Government

Xi still an 'old friend,' but Branstad worried by China's authoritarian drift

Former Iowa governor reflects on three years of being ambassador

Former Iowa Gov. Terry Branstad, then the new U.S. ambassador to China, left, greets Chinese President Xi Jinping Aug. 1
Former Iowa Gov. Terry Branstad, then the new U.S. ambassador to China, left, greets Chinese President Xi Jinping Aug. 17, 2017, at the Great Hall of the People in Beijing as U.S. Chairman of the Joint Chiefs of Staff, Marine Corps Gen. Joseph Dunford, right, takes his seat. (Andrew Harnik/AP)
/

SOLON — He still calls him “old friend,” but former U.S. Ambassador to China Terry Branstad is disappointed in the direction China has moved under Xi Jinping’s leadership.

“I will say that the personal relationship, I think, has been very good,” said Branstad, who recently returned to Iowa after more than three years as the ambassador to China.

The two first met in 1885 when Branstad was governor and Xi was a county-level Chinese official leading an agriculture delegation to Iowa.

Last week, during a campaign appearance with Republican candidates in Solon, the former Iowa governor spoke warmly of a Xi’s welcoming him to China with a personal and private audience. Xi and his wife, Peng Liyuan, also hosted a dinner for Branstad, his wife, Christie, and their family.

“To the best of my knowledge and in talking to people at the embassy, that had never been done before for one of our ambassadors,” he said.

Despite the friendship and accomplishments in trade and law enforcement, Branstad called serving as ambassador “one of the most challenging and difficult assignments.”

It was made more difficult by the increasingly authoritarian actions of the communist government under Xi, he said.

ARTICLE CONTINUES BELOW ADVERTISEMENT

“The action they’ve taken against the people in Hong Kong ... mistreatment of the Uighurs, I think is unconscionable,” Branstad said, referring to the Muslim minority in northwest China. “So I did have discussions with the Ministry of Foreign Affairs to express our objections.”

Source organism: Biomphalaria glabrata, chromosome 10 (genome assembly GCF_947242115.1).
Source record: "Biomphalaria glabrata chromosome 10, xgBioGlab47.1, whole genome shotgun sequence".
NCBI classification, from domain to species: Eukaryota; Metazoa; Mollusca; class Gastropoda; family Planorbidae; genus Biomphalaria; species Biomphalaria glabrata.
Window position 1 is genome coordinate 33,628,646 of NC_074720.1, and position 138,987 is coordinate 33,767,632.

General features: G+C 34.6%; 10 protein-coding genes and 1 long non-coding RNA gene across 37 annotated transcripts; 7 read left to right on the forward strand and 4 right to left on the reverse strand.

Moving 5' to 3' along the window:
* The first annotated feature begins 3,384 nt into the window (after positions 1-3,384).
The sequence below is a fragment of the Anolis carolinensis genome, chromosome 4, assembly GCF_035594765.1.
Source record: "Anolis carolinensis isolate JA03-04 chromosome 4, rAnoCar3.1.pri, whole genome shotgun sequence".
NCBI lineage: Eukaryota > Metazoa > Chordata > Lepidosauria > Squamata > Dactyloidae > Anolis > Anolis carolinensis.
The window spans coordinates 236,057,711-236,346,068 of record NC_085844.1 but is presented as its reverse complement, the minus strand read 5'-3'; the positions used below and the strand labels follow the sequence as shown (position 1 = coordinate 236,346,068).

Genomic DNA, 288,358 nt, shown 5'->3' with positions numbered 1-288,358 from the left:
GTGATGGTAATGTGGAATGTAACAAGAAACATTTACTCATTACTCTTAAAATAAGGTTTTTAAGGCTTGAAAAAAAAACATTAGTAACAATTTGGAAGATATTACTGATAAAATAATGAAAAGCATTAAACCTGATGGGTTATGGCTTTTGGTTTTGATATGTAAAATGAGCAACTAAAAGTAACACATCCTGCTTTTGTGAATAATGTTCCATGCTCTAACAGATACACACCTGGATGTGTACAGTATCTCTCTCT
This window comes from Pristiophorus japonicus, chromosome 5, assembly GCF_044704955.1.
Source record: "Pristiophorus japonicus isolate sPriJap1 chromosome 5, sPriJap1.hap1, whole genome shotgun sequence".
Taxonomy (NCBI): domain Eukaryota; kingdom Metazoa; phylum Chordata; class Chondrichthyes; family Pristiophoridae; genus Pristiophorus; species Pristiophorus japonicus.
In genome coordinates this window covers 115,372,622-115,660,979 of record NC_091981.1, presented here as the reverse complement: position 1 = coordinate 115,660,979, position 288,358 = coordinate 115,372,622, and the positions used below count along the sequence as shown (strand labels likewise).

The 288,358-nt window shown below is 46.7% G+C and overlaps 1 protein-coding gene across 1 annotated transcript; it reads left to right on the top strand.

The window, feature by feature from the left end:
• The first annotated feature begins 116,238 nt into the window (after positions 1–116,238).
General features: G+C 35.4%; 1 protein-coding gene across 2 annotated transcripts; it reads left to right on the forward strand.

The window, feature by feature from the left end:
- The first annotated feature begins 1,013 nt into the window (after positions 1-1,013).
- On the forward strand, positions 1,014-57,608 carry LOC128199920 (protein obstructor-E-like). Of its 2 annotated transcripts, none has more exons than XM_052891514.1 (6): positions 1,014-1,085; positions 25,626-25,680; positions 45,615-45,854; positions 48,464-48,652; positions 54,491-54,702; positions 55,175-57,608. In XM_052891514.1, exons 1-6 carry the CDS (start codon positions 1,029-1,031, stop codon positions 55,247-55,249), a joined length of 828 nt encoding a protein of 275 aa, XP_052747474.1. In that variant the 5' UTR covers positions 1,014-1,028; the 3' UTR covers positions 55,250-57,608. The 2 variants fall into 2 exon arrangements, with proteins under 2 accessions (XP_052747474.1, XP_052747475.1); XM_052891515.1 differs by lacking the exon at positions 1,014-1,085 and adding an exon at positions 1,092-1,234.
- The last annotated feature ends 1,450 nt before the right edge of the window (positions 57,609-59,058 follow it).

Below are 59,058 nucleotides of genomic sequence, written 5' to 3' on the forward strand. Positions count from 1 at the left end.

It was not a one-way conversation. The Chinese government let Branstad know of its objections to U.S. actions.

As ambassador, Branstad focused on critical issues such as trade, helping get China’s support for sanctions on North Korea and helping obtain cooperation from China to make fentanyl a controlled substance.

“I’m proud of the fact that we were able to get that accomplished and we’re still working with them on law enforcement on those issues,” he said.

Reaching agreement on Phase 1 of a trade pact already is paying benefits for Iowa farmers, Branstad said. Though a comprehensive trade deal with China has not been reached, China recently made record purchases of corn, soybeans, pork, beef and chicken. Branstad said it also committed to opening up more opportunities for insurance and financial services and for protecting intellectual property rights.

“It was quite a long and difficult ordeal to get that agreement but it’s making a real difference,” Branstad said. “For the first time we really had an agreement that is committed to fairness and reciprocity and trade, something that was long overdue.”

China is the United States’ biggest rival as the second-largest economy in the world but at the same time “they are also a huge market.”

Branstad said he left his post with respect for the Chinese people, who he found to be “hardworking; they’re very committed to education and their families.”

However, he was disappointed in that government’s response to the novel coronavirus.

ARTICLE CONTINUES BELOW ADVERTISEMENT

“I really think their system is a real problem,” Branstad said about Chinese officials whose secretiveness, he said, led to an attempt to cover up COVID-19. “People at the local level that discover something that’s bad are afraid to tell people in Beijing, because they know what will happen in their system — they get fired, they get punished.”

As a result of the COVID-19 spread, he believed China has lost credibility “because not only did this happen, but they also then tried to blame the American military, the Europeans and other people for it. So that is a tragic thing. And its impact cost a lot of lives throughout the world. And it’s obviously caused a lot of economic damage throughout the world.

As ambassador, he oversaw the evacuation of 1,100 State Department personnel as the virus spread. All have returned to China now. They underwent testing before leaving the United States when they arrived back in China and again 14 days later, he said. Only two tested positive for COVID-19.

Comments: (319) 398-8375; james.lynch@thegazette.com

Give us feedback

We value your trust and work hard to provide fair, accurate coverage. If you have found an error or omission in our reporting, tell us here.

Or if you have a story idea we should look into? Tell us here.

Give us feedback

We value your trust and work hard to provide fair, accurate coverage. If you have found an error or omission in our reporting, tell us here.

Or if you have a story idea we should look into? Tell us here.